Turns out that my meditation on the joys of The Devil Bat was my 66th post on the local newspaper's blog site. Only 600 to go!
My household has, of course, been enjoying the dank and gloomy autumn weather we've had lately, and gone for several walks after dark, checking out the Halloween decorations and the general seasonal ambience. A few things we've noticed:
A lot of the displays seemed lower-tech than in recent years. There were fewer purple fiber-optic shapes glowing in people's windows, or elaborate light displays. I assume that's a response to worries about the electric bill, but it still seems to suit the season better. Some years, we've seen displays with so many strings of lights that they've ended up with an inappropriately Christmasy feel.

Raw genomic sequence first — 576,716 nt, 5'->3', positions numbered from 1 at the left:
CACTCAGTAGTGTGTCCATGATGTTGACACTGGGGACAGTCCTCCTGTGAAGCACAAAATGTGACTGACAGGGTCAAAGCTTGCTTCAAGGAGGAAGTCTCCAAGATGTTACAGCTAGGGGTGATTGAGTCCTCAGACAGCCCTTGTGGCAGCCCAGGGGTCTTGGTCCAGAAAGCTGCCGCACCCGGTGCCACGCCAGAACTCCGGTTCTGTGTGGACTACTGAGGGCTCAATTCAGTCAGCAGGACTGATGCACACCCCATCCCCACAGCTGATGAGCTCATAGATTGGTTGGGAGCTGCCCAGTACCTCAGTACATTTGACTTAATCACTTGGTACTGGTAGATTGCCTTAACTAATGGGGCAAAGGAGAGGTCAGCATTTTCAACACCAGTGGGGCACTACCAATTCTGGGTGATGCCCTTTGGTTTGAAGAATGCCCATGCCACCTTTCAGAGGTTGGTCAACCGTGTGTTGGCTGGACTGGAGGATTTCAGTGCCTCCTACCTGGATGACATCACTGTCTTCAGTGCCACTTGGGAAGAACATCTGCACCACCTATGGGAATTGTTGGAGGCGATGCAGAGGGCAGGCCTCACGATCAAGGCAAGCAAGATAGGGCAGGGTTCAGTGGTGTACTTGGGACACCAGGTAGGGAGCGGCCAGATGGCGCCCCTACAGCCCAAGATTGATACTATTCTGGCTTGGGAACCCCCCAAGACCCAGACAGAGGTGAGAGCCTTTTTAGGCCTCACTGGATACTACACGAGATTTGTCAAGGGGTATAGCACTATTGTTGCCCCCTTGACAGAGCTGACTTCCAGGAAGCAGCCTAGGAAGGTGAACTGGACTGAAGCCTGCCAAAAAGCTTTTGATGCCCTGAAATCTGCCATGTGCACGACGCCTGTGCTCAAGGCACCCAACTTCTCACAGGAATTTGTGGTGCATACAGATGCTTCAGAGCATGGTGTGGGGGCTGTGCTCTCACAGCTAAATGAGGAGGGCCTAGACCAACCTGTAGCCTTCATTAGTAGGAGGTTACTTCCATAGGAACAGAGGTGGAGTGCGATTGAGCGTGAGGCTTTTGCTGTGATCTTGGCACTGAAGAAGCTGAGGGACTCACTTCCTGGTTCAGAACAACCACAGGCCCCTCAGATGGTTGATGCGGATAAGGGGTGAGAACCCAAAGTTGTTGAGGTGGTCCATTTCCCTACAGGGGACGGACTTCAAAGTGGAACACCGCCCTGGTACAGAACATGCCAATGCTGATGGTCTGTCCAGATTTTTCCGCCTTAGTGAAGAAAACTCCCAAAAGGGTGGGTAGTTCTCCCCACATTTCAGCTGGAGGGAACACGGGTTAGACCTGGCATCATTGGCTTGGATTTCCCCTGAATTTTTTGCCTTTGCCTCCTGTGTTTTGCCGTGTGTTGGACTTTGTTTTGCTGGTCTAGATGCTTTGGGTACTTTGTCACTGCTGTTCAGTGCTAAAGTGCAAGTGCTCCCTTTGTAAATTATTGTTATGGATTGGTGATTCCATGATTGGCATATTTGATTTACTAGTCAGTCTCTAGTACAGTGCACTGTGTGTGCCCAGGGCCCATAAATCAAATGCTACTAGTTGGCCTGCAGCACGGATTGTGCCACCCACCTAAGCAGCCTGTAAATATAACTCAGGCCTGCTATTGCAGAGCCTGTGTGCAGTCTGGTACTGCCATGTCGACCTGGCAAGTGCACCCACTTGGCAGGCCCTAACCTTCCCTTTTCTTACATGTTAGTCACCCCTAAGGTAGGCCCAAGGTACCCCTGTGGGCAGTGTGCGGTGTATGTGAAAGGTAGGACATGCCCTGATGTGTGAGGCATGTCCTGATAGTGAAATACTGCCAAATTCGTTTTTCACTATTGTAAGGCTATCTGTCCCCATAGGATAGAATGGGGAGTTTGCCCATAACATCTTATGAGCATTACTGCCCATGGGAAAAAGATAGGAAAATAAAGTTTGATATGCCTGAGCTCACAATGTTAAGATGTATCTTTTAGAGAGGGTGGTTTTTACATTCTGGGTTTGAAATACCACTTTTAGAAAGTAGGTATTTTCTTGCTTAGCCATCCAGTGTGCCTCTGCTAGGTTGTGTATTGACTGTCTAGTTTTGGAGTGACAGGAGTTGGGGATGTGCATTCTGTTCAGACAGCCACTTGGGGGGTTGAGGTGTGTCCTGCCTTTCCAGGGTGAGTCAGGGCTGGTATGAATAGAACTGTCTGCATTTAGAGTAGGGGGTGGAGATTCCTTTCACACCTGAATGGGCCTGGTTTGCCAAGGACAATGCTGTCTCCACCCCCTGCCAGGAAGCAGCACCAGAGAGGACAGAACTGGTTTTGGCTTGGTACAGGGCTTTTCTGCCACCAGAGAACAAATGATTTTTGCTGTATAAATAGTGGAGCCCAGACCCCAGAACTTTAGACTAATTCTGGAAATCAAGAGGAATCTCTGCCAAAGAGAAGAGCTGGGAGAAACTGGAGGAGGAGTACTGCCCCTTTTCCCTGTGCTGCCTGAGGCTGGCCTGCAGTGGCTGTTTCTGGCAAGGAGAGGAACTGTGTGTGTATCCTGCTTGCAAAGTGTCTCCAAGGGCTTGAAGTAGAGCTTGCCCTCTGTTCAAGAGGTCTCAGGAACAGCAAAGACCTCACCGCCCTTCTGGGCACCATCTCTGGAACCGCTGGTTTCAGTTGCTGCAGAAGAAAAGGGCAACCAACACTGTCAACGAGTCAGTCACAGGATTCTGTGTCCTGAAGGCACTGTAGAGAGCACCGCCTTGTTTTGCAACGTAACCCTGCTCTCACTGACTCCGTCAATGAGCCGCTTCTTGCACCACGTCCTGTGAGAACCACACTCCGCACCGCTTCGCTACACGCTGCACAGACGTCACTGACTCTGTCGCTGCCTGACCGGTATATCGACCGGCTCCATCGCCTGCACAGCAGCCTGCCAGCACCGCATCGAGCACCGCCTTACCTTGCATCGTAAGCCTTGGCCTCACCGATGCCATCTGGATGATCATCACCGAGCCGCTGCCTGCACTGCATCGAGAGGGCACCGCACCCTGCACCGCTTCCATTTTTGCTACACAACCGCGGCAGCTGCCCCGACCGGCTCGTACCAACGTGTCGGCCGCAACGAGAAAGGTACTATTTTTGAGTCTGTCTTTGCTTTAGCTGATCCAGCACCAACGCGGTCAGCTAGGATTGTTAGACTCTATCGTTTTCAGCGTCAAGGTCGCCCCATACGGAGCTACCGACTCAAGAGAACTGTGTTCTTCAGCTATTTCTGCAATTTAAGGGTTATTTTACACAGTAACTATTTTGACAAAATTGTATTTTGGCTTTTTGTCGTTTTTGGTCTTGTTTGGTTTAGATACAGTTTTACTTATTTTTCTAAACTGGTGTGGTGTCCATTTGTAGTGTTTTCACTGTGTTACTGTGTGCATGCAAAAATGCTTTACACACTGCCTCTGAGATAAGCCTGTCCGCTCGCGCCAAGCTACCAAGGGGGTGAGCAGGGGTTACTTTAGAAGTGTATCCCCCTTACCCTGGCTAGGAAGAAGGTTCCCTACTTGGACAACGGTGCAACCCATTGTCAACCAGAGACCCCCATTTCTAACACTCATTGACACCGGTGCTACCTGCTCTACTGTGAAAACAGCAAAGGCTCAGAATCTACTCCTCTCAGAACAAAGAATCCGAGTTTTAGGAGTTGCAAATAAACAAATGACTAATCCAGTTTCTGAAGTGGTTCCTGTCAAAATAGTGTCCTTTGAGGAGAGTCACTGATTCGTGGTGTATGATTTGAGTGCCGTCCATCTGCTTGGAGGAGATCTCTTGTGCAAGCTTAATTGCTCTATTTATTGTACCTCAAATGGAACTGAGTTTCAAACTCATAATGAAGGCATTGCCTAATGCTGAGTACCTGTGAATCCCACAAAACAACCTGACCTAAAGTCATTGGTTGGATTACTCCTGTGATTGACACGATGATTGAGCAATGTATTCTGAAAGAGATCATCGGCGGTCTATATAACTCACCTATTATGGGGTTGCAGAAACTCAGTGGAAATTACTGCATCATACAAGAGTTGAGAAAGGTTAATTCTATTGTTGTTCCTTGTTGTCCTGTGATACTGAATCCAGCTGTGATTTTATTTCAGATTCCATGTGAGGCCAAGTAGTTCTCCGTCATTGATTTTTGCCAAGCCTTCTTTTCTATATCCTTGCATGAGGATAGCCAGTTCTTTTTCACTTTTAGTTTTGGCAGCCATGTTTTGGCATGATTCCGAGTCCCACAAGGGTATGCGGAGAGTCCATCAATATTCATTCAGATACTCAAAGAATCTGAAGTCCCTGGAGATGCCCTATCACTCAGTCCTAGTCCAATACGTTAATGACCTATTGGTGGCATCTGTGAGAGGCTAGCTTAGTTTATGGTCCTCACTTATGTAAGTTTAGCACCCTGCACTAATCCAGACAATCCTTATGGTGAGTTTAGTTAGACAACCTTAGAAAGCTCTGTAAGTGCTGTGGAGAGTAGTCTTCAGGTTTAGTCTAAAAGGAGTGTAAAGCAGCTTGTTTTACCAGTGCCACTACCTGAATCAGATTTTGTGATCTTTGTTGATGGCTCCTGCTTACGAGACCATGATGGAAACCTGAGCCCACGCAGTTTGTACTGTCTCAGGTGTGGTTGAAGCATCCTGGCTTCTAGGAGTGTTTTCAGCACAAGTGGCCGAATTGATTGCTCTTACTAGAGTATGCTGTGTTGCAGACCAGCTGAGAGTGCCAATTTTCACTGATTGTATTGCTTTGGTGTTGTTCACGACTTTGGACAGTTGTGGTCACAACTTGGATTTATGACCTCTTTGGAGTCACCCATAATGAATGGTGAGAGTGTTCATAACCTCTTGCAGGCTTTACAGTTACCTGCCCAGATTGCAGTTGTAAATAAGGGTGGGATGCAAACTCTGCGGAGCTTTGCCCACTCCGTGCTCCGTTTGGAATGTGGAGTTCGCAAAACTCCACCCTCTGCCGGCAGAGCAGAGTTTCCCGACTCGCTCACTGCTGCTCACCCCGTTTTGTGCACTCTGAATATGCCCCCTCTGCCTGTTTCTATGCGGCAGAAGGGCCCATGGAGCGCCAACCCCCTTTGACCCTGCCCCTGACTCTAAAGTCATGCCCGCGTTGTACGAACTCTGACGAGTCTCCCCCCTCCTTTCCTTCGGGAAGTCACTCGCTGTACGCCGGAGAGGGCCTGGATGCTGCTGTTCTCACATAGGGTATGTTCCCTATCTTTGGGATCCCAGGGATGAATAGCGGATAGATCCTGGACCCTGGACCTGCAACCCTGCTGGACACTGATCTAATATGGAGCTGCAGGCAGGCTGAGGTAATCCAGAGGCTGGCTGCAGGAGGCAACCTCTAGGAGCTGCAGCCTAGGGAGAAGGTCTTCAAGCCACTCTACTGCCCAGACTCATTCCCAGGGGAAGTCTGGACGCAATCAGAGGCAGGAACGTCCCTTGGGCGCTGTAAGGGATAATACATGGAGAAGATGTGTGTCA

As a corollary to that, there seemed to be more real pumpkins: actual vegetables, and not the carvable foam ones. (No judgment is implied: we have both on our porch, with more of the "Funkins" than the real ones, because they're just easier to deal with. I totally understand why people use them). Still, it's nice to see real, hand-carved jack-o-lanterns, especially on the yards where they've been paired with honest-to-God shocks of corn.
We also saw a lot of hands reaching up out of lawns (plus one soft arm hanging out of the trunk of a car -- excellent!) and old-fashioned hanging ghosts, many the classic Kleenex-n-lollipop-sized, some larger, swaying in the damp wind.
And spiders, spiders, spiders everywhere! Cobwebbing is, of course, a staple of Halloween decorating, but the spider theme seemed more dominant than usual. There were large spiders in windows, hovering over porches, planted in the middle of front yards. I'm not sure why people should suddenly think to themselves, "That's it, spiders!" But whatever the reason, it warms my heart.